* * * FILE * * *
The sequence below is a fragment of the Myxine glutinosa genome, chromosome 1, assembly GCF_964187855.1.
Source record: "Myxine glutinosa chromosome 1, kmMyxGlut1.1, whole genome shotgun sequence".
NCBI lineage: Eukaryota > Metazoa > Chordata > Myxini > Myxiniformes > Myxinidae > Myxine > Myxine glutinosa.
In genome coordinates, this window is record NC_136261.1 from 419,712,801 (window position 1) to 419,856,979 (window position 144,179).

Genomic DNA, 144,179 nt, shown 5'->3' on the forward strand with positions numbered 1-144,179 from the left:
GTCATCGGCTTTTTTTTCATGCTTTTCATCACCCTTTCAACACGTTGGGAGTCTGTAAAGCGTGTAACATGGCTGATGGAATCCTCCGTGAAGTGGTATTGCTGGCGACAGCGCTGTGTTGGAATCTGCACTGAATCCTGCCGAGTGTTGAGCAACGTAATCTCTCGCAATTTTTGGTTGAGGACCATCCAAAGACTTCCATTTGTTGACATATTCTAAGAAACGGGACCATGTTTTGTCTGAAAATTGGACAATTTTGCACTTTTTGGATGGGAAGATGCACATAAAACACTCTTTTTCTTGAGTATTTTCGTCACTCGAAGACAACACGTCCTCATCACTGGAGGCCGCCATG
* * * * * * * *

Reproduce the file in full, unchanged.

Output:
The sequence below is a fragment of the Myxine glutinosa genome, chromosome 1, assembly GCF_964187855.1.
Source record: "Myxine glutinosa chromosome 1, kmMyxGlut1.1, whole genome shotgun sequence".
NCBI lineage: Eukaryota > Metazoa > Chordata > Myxini > Myxiniformes > Myxinidae > Myxine > Myxine glutinosa.
In genome coordinates, this window is record NC_136261.1 from 419,712,801 (window position 1) to 419,856,979 (window position 144,179).

Genomic DNA, 144,179 nt, shown 5'->3' on the forward strand with positions numbered 1-144,179 from the left:
GTCATCGGCTTTTTTTTCATGCTTTTCATCACCCTTTCAACACGTTGGGAGTCTGTAAAGCGTGTAACATGGCTGATGGAATCCTCCGTGAAGTGGTATTGCTGGCGACAGCGCTGTGTTGGAATCTGCACTGAATCCTGCCGAGTGTTGAGCAACGTAATCTCTCGCAATTTTTGGTTGAGGACCATCCAAAGACTTCCATTTGTTGACATATTCTAAGAAACGGGACCATGTTTTGTCTGAAAATTGGACAATTTTGCACTTTTTGGATGGGAAGATGCACATAAAACACTCTTTTTCTTGAGTATTTTCGTCACTCGAAGACAACACGTCCTCATCACTGGAGGCCGCCATG